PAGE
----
Tolstoy’s Prescient Critique of Postmodern Sexual Ethics

In Anna Karenina, Leo Tolstoy tells the story of the adulterous romance between the title character and the dashing Alexei Vronsky. Experiencing true love for the first time, Karenina leaves her stifling marriage to a religious, conservative, and cruel husband, while Vronsky leaves behind his life of womanizing. Yet not all is happy in the relationship between these two consenting adults. Joshua Pauling sees in the novel a powerful corrective to Western morality in the era after the sexual revolution:

Several of the book’s main characters reject marital and familial commitments, and their choices leave themselves and their families deeply broken. Vronsky and Anna’s affair, with its unrestrained and disordered desire, ultimately consumes them both, as Vronsky confesses: “As a man, I’m a wreck, [stuck in] a wholly useless remorse never to be effaced.”

The book also explores how sexual liberation affects children. To Vronsky, “a man is in duty bound to live for himself, as every man of culture should live,” and children are inconveniences that should not “prevent their parents from enjoying life.”

As Anna and Vronsky begin their affair, Anna’s son Seryozha haunts them. Vronsky often notices the child’s “bewildered glance fixed upon him, . . . as though the child felt that between this man and his mother there existed some important bond, the significance of which he could not understand.” Despite being pricked in their consciences by Seryozha, they refuse to reorder their desires; instead they flee to Italy. Seryozha becomes a casualty of their self-serving love.

Alongside Vronsky and Anna’s libertine relationship, Tolstoy portrays a contrasting experience of marriage and family through the character of Konstantin Levin. Levin’s thoughts on marriage are quite different from those of his aristocratic friends. Levin was “so far from conceiving of love for woman apart from marriage that he positively pictured to himself first the family, and only secondarily the woman who would give him a family.” While the [members of Vronsky’s urbane and aristocratic circle] saw marriage as a life accessory, “for Levin it was the chief affair of life, on which its whole happiness turned.”

Read more at Public Discourse

More about: Leo Tolstoy, Literature, Sexual ethics, Sexual revolution

Ordinary Gazans Are Turning against Hamas—and Its Western Sympathizers

In the past few days, difficult-to-confirm reports have emerged of unrest in the Gaza Strip, and of civilians throwing stones at Hamas operatives. A recent video from Al Jazeera showed a Gazan declaring that “God will bring Qatar and Turkey to account” for the suffering of Palestinians in the current war. Being an agent of the Qatari government, the journalist turned away, and then pushed the interviewee with his hand to prevent him from getting near the microphone. Yet this brief exchange contributes much to the ongoing debate about Palestinian support for Hamas, and belies the frequent assertion by experts that the Israeli campaign is only “further radicalizing” the population.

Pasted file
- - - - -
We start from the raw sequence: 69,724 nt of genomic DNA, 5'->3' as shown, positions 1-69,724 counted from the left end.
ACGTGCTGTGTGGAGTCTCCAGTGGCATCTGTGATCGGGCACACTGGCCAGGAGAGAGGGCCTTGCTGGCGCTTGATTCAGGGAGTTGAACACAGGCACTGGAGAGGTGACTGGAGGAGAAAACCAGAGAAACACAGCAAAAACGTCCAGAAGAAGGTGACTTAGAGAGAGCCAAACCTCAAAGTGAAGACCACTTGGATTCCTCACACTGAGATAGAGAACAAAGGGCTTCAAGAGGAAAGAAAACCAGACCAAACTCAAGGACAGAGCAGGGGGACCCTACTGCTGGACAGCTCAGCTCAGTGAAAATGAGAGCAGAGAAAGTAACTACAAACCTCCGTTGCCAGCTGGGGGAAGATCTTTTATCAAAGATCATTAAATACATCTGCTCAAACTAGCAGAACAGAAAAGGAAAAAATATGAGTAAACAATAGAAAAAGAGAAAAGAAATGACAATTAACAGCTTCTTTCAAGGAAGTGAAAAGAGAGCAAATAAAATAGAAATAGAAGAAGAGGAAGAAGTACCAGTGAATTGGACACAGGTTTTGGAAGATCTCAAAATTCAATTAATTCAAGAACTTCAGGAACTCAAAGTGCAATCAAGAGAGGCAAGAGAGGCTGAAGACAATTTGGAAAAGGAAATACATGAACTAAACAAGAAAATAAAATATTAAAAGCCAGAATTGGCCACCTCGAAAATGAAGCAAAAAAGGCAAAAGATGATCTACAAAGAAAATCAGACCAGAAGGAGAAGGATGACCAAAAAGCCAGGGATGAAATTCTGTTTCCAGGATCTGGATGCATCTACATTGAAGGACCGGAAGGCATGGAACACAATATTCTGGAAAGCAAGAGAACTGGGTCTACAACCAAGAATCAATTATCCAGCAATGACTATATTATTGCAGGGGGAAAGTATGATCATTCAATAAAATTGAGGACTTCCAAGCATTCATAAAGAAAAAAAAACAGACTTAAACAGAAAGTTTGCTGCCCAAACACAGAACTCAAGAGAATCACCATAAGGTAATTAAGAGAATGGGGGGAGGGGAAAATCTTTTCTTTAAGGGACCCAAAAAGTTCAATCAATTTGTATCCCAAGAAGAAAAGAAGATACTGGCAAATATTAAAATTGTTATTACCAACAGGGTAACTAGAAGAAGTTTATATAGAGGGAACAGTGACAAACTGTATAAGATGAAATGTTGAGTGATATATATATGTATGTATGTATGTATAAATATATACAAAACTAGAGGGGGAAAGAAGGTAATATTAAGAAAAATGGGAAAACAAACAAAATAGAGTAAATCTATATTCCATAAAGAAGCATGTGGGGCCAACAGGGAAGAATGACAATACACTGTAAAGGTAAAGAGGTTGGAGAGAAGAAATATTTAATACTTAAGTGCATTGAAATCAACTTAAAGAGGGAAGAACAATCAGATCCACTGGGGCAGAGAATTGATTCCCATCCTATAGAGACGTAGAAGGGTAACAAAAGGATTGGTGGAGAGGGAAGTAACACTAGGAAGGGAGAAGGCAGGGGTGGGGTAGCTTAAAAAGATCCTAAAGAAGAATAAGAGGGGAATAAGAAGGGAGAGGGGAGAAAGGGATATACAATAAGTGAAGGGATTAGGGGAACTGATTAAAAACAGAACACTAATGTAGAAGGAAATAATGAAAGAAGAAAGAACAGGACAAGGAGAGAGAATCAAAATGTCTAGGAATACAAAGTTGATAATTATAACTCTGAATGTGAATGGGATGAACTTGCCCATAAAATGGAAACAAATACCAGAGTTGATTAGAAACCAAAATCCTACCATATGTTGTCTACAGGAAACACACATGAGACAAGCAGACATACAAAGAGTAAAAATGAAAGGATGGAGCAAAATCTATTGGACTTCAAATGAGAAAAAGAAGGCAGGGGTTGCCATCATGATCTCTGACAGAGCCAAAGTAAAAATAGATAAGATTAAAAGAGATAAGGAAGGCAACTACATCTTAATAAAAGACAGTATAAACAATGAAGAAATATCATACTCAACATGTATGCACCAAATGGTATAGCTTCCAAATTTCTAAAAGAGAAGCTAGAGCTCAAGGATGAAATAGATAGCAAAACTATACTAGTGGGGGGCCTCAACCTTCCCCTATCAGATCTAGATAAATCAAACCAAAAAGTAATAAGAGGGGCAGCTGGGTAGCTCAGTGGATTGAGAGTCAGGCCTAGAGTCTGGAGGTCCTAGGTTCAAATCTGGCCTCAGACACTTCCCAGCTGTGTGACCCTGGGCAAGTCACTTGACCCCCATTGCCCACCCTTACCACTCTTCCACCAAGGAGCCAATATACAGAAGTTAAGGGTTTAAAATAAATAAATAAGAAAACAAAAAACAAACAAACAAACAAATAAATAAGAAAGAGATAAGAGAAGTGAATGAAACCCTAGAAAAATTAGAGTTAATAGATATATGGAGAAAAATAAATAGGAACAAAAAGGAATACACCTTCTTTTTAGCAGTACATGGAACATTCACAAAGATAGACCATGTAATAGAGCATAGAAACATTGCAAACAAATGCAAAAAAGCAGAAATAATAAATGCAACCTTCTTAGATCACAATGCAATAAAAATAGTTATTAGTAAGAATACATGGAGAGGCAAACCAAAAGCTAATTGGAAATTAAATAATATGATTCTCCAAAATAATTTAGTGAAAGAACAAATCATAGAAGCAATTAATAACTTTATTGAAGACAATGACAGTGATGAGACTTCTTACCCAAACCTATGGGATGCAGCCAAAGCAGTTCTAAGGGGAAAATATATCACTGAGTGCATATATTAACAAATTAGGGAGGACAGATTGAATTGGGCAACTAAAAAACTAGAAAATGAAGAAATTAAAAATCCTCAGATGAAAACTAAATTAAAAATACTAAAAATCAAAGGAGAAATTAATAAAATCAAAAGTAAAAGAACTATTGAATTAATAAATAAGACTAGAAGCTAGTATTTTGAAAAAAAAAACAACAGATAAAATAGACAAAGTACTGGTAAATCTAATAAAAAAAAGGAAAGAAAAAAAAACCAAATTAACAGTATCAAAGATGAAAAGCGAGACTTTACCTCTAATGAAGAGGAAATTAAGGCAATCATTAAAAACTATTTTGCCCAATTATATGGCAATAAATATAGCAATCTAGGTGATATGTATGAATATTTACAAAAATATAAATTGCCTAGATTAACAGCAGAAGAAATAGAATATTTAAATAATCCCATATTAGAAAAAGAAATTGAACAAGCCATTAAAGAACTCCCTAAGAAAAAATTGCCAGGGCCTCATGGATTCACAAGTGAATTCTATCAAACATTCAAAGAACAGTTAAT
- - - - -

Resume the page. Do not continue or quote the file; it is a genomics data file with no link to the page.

For some time, Joseph Braude has worked with a number of journalists and researchers to interview ordinary Gazans under circumstances where they don’t fear reprisals. He notes that the sorts of opinions they share are rarely heard in Western media, let alone on Al Jazeera or Iran-sponsored outlets:

[A] resident of Khan Younis describes how locals in a bakery spontaneously attacked a Hamas member who had come to buy bread. The incident, hardly imaginable before the present war, reflects a widespread feeling of “disgust,” he says, after Gazan aspirations for “a dignified life and to live in peace” were set back by the Hamas atrocities of October 7.

Fears have grown that this misery will needlessly be prolonged by Westerners who strive, in effect, to perpetuate Hamas rule, according to one Gazan woman. Addressing protesters who have taken to the streets to demand a ceasefire on behalf of Palestinians, she calls on them to make a choice: “Either support the Palestinian people or the Hamas regime that oppresses them.” If protesters harbor a humanitarian motive, she asks, “Why don’t we see them demonstrating against Hamas?”

“Hamas is the destruction of the Palestinian people. We’ve had enough. They need to be wiped out—because if they remain, the people will be wiped out.”

You can watch videos of some of the interviews by clicking the link below.

Read more at Free Press

More about: Gaza War 2023, Hamas, Palestinian public opinion